Still, it is definitely beer time. At this juncture all I can say is, pop a top my friend. It’s time for rednecks, white socks, and Blue Ribbon beer, or Lost Highway Double Black IPA from Mother Road Brewing Company.



Henry Wriothesley And Prospectors, Patrons And Grubstakes

Henry Wriothesley And Prospectors, Patrons And Grubstakes

I would be willing to wager that few followers of this blog, or

anyone else for that matter, is familiar with the name Henry Wriothesley, the 3rd Earl of Southampton.  Likewise with Henry Lovin. Yet both men made contributions that forever changed the world. Wriothesley was one of William Shakespeare’s principal patrons. Lovin was the patron who provided the $16.00 grubstake to Jose Jerez, the man who launched the last gold rush in Arizona with his discovery in the Black Mountains, the event that led to the establishment of Gold Road.

For centuries patronage served as an the primary mechanism for the funding of the arts, music, and the work of playwrights and authors. In a nutshell, the rich and famous in a society acted as sponsors. A variation of the concept took hold in the late 19th century when patrons grub staked a prospector. A primary difference was that the reward for patrons of the arts was recognition and the enrichment of society, and the patron who grub staked a prospector hoped for a return on investment.

In the case of Henry Lovin, legend has it that he pocketed something like $50,000 as a return on hist $16 investment. For Wriothesley the return on his investment in Shakespeare was timeless plays and sonnets that resonate with audiences to this very day.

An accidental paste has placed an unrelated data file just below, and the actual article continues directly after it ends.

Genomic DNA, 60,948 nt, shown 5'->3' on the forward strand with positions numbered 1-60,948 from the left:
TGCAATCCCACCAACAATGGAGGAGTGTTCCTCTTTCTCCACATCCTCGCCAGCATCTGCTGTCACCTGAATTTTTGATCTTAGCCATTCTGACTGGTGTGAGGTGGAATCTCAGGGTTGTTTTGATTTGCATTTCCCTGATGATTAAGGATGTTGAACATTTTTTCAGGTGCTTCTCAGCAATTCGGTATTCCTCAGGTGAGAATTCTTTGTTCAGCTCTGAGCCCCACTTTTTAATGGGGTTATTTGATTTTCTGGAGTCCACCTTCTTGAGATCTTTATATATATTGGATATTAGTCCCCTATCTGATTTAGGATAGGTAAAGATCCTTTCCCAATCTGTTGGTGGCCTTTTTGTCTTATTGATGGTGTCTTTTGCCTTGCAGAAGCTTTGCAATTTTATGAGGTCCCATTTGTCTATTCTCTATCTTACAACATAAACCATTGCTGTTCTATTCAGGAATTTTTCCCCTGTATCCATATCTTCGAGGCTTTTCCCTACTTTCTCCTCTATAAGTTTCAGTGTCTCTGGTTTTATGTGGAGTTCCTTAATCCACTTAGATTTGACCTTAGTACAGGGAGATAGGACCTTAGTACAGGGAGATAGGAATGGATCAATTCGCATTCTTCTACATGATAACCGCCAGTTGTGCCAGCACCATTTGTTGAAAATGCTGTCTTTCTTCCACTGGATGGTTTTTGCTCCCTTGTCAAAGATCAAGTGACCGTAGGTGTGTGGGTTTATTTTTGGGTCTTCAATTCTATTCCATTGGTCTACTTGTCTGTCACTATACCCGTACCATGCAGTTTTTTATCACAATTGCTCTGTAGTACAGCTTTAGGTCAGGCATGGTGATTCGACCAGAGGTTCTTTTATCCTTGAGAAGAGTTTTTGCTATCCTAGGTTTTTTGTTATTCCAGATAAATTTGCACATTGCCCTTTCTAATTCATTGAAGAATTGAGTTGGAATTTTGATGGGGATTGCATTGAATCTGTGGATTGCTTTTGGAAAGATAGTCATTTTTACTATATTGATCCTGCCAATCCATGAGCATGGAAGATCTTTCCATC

In what seems like a never ending quest to find funds to support my promotional endeavors, writing projects, video development, and related endeavors I recently discovered that the ancient practice of patronage is alive and well. As with so many things, however, it has been wedded to modern technologies. Let me introduce you to Patreon.

I derive tremendous satisfaction from my various projects, such as the weekly Facebook live program. I gladly provide this as a community service, likewise with a few other endeavors such as this blog. The challenge, however, comes from balancing community service projects with those that provide income, and the enormous amount of time required to develop them that is multiplied by the never ending search for funds.  For just a moment consider this – one blog post a week requires one to two hours, the podcast about three hours, and the Facebook live program about two hours.

Steve LeSueur of the Promote Route 66 initiative and I have recently learned that video development is a huge time sink. Episode one of Jim Hinckley’s America: A Trek Along Route 66, a video developed in part to promote Kingman (available for order at http://www.promotekingman.com) required in excess of 450 hours to complete.

Recently, as I was meditating on some of the current projects, how I could expand on them, and other projects I would like to develop such as educational programs, my thoughts turned toward the ancient practice of patronage. To further develop current or future projects I needed more time and as I am powerless to add two, three, or even four hours to each day that left but one option, find more time in the existent day.

As much of my week is consumed with the quest for financial funding to support the various endeavors, this looked like a place to begin the streamlining process. Those thoughts led to patronage and that led me to Patreon. This in turn led to establishment of a Patreon page, a place where I could market my community service projects, my promotional initiatives, and related endeavors to those who saw value in them. And that explains the red button in the upper right corner, which will take you to the new Patreon page where you can become a Jim Hinckley’s America patron.

To add further value to the service provided, I have devised a plan to provide patrons with a little something extra. Okay, with that as an introduction, what are your thoughts? What value do you place on Jim Hinckley’s America?